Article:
What puffballs are and why they’re fascinating to kids

Credit: Walter Reeves

Credit: Walter Reeves

Q: We found what we at first thought was some kind of animal poop in our fenced backyard, but when I tried to move it, it was like a powder that blew in the air. Valerie Kassel Jr., email

A: It’s a puffball. There are thousands of species in the world and dozens in Georgia. They usually emerge as an inconspicuous ball from the ground in spring. They grow larger as they consume organic matter in the soil. Over a period of a few days, the skin of the puffball hardens and cracks, revealing the millions of spores within. Occasionally kids find a puffball before it cracks open. They delight in kicking it, releasing brown “smoke” (spores) around their shoes. A small percentage of the spores find a propitious place to grow and help nature continue its mission of breaking big things down into smaller bits.

Q: I have three maple trees in my yard that for 35 years had full dense foliage. You could not see through them. This year, the trees have about 25% of the leaves that they’ve had in the past. They have more than normal dead branches. I’ve noticed other maples in my neighborhood with the same problem. Is this from the late freeze? Is there anything I can do? Bill Flynn, email

A: I think it is very possible that the winter freeze caused the damage. Some species and some varieties of maple vary greatly in their tolerance of cold weather. At this time in midsummer, all you can do is keep the trees watered. I think enough time has passed to identify branches that are truly dead so you can hire a certified arborist to take them out and shape the trees. Fertilizer now will only stress them. Very early next spring, put down some organic slow-release fertilizer like Osmocote or Holly-Tone.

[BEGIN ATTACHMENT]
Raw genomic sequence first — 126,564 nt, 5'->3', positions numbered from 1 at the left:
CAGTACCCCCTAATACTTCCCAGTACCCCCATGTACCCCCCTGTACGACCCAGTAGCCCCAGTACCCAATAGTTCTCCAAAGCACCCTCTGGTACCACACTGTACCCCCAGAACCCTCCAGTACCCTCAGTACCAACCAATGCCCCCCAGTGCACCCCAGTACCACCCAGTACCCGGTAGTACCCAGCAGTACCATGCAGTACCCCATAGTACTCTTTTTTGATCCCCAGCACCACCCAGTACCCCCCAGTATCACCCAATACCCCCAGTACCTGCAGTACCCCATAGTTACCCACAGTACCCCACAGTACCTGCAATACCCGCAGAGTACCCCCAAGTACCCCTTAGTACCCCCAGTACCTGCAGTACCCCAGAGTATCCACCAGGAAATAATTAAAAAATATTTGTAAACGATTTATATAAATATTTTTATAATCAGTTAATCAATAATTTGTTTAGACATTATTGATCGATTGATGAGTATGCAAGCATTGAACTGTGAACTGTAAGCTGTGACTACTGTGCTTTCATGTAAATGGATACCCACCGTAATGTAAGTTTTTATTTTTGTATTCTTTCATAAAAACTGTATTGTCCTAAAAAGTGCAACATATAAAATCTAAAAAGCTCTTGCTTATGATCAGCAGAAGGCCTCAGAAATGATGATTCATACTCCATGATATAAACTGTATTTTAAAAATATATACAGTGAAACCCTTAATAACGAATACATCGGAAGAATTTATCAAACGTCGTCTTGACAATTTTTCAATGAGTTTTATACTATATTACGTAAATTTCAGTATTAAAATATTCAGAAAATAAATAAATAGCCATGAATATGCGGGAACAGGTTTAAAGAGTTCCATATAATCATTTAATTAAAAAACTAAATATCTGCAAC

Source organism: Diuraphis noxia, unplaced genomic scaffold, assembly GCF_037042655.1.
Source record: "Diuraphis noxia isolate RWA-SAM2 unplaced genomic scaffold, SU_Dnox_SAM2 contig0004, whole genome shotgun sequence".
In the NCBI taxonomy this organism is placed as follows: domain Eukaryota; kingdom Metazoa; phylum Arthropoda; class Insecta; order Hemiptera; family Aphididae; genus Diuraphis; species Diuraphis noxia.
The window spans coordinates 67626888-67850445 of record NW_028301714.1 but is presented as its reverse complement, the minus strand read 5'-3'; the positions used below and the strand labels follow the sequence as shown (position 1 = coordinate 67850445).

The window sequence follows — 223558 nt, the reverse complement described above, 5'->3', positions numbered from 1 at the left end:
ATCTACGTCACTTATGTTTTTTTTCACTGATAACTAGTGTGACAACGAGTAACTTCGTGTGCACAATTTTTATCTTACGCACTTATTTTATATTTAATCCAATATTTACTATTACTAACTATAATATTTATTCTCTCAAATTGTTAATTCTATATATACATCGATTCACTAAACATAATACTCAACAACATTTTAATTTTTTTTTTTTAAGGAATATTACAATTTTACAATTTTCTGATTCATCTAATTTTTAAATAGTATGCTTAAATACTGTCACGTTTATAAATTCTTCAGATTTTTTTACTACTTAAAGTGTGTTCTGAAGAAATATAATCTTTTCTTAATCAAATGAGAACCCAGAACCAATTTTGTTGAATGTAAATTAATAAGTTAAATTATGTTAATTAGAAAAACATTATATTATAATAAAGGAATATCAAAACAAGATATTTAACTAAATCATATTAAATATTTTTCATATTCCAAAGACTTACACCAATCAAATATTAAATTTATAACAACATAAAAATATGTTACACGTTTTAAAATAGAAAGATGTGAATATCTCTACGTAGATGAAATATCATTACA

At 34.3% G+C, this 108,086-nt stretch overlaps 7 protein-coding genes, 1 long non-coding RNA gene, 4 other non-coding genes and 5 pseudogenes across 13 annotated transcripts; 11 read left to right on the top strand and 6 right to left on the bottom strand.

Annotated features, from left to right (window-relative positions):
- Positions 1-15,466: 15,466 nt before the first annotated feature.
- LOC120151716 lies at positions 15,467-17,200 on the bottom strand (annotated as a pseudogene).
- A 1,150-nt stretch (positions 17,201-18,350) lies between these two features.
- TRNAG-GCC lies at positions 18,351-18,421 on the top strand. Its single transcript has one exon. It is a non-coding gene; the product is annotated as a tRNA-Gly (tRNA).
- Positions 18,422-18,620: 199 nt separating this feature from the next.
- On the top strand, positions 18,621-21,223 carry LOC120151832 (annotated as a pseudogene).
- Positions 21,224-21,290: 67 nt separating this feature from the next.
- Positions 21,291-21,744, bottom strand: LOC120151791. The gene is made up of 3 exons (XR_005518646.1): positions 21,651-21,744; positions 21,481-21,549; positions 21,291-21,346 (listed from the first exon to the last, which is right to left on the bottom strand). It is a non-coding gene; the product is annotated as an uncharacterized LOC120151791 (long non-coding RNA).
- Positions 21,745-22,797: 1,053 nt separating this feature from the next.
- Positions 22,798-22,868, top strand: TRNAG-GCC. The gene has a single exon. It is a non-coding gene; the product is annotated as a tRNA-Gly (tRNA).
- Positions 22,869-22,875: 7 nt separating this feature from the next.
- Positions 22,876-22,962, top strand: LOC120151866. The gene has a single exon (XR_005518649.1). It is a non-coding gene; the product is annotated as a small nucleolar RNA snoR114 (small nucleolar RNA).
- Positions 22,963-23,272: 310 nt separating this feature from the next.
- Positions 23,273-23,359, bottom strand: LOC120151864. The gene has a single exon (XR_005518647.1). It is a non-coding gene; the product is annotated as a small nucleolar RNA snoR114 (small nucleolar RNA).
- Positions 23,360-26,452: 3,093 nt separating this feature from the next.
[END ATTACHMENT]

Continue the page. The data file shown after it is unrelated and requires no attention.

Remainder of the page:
Q: I haven’t seen fireflies or lightning bugs this year. Is there a reason? Donna Snyder, email

A: I can’t remember seeing many either. In all likelihood, lawn pesticides, hotter summers, and general climate change are to blame. Firefly decline makes me sad, as I imagine it does you. One of my favorite memories is running down a grassy hillside at my Grandpa Cowart’s property and collecting fireflies to put in a jar. All the way home, there was a glow from the backseat. So what can you do? Besides limiting pesticides, you can leave undisturbed areas in your landscape. A 2-inch layer of decomposing leaves provides the moist, humusy environment that firefly larvae love. See bit.ly/GAfirefly.

Email Walter at georgiagardener@yahoo.com. Listen to his occasional garden comments on “Green and Growing with Ashley Frasca” Saturday mornings on 95.5 WSB. Visit his website, www.walterreeves.com, or join his Facebook page at bit.ly/georgiagardener for his latest tips.